The rewards for pools and their delegators do not depend on transactions being available to put in a block. Blocks with 0 transactions are fine and do get rewards just like all other blocks. So, it’s also totally fine to delegate to pools minting blocks without transactions.

The fixed and margin fee has no relevance for this question, but is concerned with how rewards are split between pool and delegators.

That the log was already rotated is too bad. Can have any number of reasons that your block wasn’t picked up. Could have been a height battle (since there were actually quite a lot blocks in short succession there, average time between blocks should be around 20 seconds). Or your relay nodes have no incoming connections that could pull your blocks. Or your clock(s) are too far off. Or …

1 Like

Personally, if I were to stake, I would never pick a pool with a zero.

So, it’s also totally fine to delegate to pools minting blocks without transactions.

What I meant above was zero blocks in total, not zero transactions in some blocks. A pool that has produced >=1 blocks has perhaps thousands of times higher chances at stake acquisition than a pool with precisely 0 blocks. That one first block makes all the difference in the world.

That said, this time I was lucky to catch what appeared in the logs at the time of a failed block “adoption” (or whatever the final procedure is called):

Jun 13 01:11:10 cardano-node[1684710]: [charon:cardano.node.ChainDB:Error:211] [2024-06-12 23:11:10.07 UTC] Invalid block ce6d5f0923eeecce18e650b300ff1678e44b14e0efd014dffc6205a61432e491 at slot 126667579: ExtValidationErrorHeader (HeaderProtocolError (HardForkValidationErrFromEra S (S (S (S (S (Z (WrapValidationErr {unwrapValidationErr = CounterOverIncrementedOCERT 0 12}))))))))
Jun 13 01:11:10 cardano-node[1684710]: [charon:cardano.node.Forge:Error:229] [2024-06-12 23:11:10.07 UTC] fromList [("credentials",String "Cardano"),("val",Object (fromList [("kind",String "TraceForgedInvalidBlock"),("reason",Object (fromList [("error",Object (fromList [("error",Object (fromList [("currentCounter",Number 12.0),("kind",String "CounterOverIncrementedOCERT"),("lastCounter",Number 0.0)])),("kind",String "HeaderProtocolError")])),("kind",String "ValidationError")])),("slot",Number 1.26667579e8)]))]

Without an intimate knowledge of the codebase this looks hard to interpret…

All in all I’m becoming skeptical about the very possibility of successful block production with a “stock” unmodified cardano-node version. There may well be something that only a chosen subset of nodes “know” or can do, the rest serving as a distributed network support for free.

Ah, okay. Still, your allegation

does not make much sense. It is totally okay to mint a block with 0 transactions if the mempool is empty at the time. That is not “circumventing” anything at all.

For only 30k stake, you get quite a lot of blocks assigned. :thinking:

(WrapValidationErr {unwrapValidationErr = CounterOverIncrementedOCERT 0 12}) is not that hard to guess. Alternatively, a quick search on this forum for “CounterOverIncrementedOCERT” gives for example https://forum.cardano.org/t/not-getting-the-vasil-node-counter-memo-a-story-for-other-spos/111937 and https://forum.cardano.org/t/failed-adoption-over-incremented-during-re-certification-i-think/124943: Your certificate number is invalid! It must not be more than 1 greater than the on-chain certificate number (or 0 if there never was a block minted). Yours is 12 according to that error message.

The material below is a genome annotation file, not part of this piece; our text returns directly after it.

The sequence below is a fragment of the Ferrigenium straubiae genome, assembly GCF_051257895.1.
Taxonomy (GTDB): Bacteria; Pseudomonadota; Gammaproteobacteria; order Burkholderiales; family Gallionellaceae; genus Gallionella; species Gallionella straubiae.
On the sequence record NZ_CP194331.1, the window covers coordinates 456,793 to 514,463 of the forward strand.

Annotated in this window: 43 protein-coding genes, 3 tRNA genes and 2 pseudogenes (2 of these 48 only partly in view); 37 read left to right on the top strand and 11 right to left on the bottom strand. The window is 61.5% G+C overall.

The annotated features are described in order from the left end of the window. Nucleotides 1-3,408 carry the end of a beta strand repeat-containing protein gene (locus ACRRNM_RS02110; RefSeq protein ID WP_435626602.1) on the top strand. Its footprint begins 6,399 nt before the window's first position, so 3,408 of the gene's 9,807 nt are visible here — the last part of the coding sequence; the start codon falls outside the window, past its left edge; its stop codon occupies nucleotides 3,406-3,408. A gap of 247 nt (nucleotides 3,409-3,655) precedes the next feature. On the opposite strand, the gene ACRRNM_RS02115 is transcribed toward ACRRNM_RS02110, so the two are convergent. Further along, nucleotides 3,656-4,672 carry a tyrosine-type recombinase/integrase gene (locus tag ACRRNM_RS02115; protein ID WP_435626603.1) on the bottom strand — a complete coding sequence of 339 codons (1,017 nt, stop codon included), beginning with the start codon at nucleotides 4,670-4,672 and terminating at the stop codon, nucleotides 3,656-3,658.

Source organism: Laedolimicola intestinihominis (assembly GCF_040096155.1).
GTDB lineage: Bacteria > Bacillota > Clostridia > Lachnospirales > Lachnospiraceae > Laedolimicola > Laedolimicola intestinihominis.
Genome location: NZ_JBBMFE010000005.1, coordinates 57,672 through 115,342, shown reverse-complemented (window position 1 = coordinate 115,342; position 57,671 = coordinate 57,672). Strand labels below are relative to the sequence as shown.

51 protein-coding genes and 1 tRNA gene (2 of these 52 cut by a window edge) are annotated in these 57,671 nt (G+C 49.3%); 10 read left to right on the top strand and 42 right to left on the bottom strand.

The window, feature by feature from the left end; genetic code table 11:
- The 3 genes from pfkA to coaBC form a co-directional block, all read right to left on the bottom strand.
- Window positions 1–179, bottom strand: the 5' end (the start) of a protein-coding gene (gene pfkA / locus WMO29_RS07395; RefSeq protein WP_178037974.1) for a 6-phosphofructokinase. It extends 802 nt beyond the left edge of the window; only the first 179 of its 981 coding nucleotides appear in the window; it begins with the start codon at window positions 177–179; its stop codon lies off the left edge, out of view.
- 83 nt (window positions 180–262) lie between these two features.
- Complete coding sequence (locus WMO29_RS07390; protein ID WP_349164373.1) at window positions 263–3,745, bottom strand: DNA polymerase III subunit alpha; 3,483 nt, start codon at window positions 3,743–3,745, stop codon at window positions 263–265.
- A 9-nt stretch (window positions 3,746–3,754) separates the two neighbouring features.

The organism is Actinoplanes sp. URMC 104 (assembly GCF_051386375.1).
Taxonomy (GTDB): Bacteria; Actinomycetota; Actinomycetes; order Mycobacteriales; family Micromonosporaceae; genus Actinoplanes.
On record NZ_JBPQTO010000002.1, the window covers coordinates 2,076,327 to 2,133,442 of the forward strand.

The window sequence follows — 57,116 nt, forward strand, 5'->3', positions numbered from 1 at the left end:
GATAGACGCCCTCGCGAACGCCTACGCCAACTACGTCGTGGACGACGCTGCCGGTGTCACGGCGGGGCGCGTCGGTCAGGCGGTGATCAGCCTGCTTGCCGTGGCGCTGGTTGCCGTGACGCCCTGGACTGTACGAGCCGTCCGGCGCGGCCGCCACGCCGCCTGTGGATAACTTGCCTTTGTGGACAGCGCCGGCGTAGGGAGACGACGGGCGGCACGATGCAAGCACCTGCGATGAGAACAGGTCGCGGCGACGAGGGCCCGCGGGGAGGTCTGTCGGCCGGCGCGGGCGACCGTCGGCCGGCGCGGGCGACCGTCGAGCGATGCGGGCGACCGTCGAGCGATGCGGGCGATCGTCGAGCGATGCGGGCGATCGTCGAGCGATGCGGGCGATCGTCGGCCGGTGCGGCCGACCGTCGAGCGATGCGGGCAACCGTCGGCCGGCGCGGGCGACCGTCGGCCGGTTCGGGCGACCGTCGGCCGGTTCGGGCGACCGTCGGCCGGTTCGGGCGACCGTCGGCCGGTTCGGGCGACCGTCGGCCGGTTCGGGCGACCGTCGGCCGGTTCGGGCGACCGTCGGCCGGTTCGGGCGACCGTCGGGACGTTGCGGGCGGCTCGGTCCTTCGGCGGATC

This is also described in https://www.coincashew.com/coins/overview-ada/guide-how-to-build-a-haskell-stakepool-node/part-iv-administration/issuing-new-opcert#determining-the-counter-value which was already linked to above in:

That is a pretty baseless accusation. Although the documentation is arguably a bit scattered, there are hundreds of pools of all sizes minting blocks regularly.

Thanks a lot for the pointers. Only now did I notice that there was also this write-up.

I’ve just used cardano-cli node new-counter ... to reset the counter to zero and cardano-cli query kes-period-info ... is showing me "qKesOnDiskOperationalCertificateNumber": 0, — hopefully that’s the correct state.

All in all I’m becoming skeptical about the very possibility of successful block production with a “stock” unmodified cardano-node version. There may well be something that only a chosen subset of nodes “know” or can do, the rest serving as a distributed network support for free.

That is a pretty baseless accusation. Although the documentation is arguably a bit scattered, there are hundreds of pools of all sizes minting blocks regularly.

Baseless in assuming a conspiracy between the lines; sorry about that. That part (i.e. the word “chosen”) was baseless indeed. Yet otherwise I was not that far from the truth, it seems. :upside_down_face:

The --operational-certificate-issue-counter-file mechanism seems dangerously brittle. Unless I misunderstood something, the main issues are:

  • If you don’t produce a block during a KES key validity usage period — which is a common occurrence for small pools —, you need to remember to reset the counter file before rotating your KES keys. Forgetting (or not knowing about) that will render your pool “inoperable” (serving as a free Cardano relay only), because the offset won’t decrease.

  • The post-mortem mentions that having an arbitrary certificate number offset used to be fine (?) before the Vasil fork. This would imply that a change breaking backward compatibility could be mitigated only by explicit human action and attention (to release notes / memos).

This↑ makes a few established principles, outlined in Eliminating Toil, a famous chapter from Site Reliability Engineering, harder than necessary to follow.

A better option: The genkes command could have checked the chain for the expected certificate number to use the right one by default — no matter if you produced blocks with the preceding certificate, no matter if you paid attention to announcements. Human factor avoided.

Although the documentation is arguably a bit scattered, there are hundreds of pools of all sizes minting blocks regularly.

And there are also hundreds of pools, especially of small sizes, not minting blocks regularly. :smile:

Anyway, thanks a lot for helping me overcome this barrier of entry; hopefully my pool will be more lucky next time it gets a slot.